Researchers from the University of Gothenburg believe stricter guidelines are required as the lack of information put forward by companies may lead to an “underestimation of environmental liabilities”
European-listed energy and mining companies provide “sparse information” on future environmental costs in their annual reports, a study claims.
Researchers from the School of Business, Economics and Law at the University of Gothenburg in Sweden analysed environmental disclosures between 2005 and 2016 from 164 active European firms in oil, gas, nuclear power and mining.
They believe stricter guidelines are required as the lack of information put forward by the companies may lead to an “underestimation of environmental liabilities”, resulting in future generations potentially having to “bear the burden of clean-up costs”.
“I believe that the future environmental liabilities such as decommissioning costs are often underestimated and few understand the burden these costs might impose on future generations,” said Mari Paananen, associate professor of business administration at the School of Business, Economics and Law at the University of Gothenburg.
“If, for example, an oil and gas company fails, it costs an incredible amount to clean up after old oil wells and the risk is great that the taxpayers will have to pay the bill. Therefore, it is important that environmental obligations are made visible to investors, lenders and the public so that we can discuss the problem.”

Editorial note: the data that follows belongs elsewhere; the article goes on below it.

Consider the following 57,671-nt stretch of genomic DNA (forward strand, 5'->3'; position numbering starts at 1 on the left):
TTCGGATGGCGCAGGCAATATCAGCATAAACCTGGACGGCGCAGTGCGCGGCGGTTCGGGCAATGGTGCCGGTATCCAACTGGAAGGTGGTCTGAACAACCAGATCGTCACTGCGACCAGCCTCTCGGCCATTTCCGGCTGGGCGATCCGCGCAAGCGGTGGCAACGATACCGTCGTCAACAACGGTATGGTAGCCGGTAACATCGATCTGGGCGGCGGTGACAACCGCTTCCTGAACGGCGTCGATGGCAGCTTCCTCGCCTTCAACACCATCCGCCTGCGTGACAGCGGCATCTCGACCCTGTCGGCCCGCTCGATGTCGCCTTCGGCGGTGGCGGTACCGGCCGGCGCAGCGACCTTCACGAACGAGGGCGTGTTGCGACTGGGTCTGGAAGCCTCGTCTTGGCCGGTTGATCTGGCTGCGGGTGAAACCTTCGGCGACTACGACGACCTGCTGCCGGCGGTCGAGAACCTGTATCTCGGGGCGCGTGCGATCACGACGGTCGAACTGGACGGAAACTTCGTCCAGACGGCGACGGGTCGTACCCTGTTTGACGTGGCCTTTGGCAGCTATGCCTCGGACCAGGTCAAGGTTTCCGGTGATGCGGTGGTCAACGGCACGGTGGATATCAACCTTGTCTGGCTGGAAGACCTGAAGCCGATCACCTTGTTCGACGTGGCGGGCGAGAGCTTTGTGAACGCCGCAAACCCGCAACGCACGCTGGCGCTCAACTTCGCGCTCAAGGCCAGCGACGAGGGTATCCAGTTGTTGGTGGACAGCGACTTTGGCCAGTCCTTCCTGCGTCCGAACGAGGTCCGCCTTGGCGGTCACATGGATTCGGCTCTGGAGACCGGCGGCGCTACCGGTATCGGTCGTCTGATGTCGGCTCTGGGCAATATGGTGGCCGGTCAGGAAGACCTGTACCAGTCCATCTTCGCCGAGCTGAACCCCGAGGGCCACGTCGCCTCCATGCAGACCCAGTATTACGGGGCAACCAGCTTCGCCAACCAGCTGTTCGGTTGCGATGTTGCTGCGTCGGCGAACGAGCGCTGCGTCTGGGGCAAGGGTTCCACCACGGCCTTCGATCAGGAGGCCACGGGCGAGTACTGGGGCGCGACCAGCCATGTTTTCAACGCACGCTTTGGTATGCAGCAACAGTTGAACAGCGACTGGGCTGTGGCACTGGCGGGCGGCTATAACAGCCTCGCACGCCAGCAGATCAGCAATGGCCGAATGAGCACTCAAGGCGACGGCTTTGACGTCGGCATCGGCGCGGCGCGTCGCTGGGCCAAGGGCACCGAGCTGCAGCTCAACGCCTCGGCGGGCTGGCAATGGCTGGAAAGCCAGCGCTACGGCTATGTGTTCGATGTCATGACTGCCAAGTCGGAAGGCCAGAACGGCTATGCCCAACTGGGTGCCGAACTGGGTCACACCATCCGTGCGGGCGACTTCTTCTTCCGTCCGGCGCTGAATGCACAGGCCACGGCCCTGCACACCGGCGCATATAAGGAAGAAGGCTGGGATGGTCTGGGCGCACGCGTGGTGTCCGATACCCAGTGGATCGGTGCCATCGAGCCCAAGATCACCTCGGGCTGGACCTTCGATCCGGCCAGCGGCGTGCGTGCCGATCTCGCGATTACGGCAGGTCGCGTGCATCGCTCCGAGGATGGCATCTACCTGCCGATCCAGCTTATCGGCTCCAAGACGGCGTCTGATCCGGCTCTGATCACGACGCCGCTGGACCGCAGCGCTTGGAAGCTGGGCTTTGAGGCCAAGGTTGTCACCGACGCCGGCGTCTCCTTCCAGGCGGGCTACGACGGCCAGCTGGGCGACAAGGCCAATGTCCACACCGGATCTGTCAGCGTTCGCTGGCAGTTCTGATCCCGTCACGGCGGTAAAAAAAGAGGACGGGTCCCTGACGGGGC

Energy and mining companies’ environmental costs information has increased – but still “not very forthcoming”
But Paananen suggests there is “no clear claimant” for this type of future obligation and that there is “little demand for information either”.
She called upon the International Accounting Standards Board, which works to improve the quality of international financial reporting, to provide “clearer requirements about what information should be included in the annual reports” in order to “make it possible to assess environmental liabilities”.
“I think that such guidelines would make companies inclined to disclose more information and would also provide, for example, auditors a mandate to demand specific information,” added Paananen.
The researchers used computerised text analysis to examine information on environment-related restoration costs in the notes to annual reports.
Amongst other things, they searched for information about the discount rate and estimated time horizon for payments – key information needed to assess the size of environmental liabilities.
“Even though we could see that the disclosure of environmental information in the annual reports has increased over time, companies are, on average, not very forthcoming with information,” said Paananen.
“About 60% of the companies provided information about discount rates and 65% disclosed the time horizon for the expected future cash outflow. On the other hand, only just over a third provided information about both.”
The researchers also investigated whether the level of disclosure increased when companies faced media exposure focusing on environmental issues or how they take responsibility for the environment.
“We clearly saw that if companies were exposed in the media, the environmental information increased and the companies provided more specific disclosure on environmental liabilities in the following annual report,” said Paananen. “Above all, there was more information if the media used an uncertain or litigious tone.”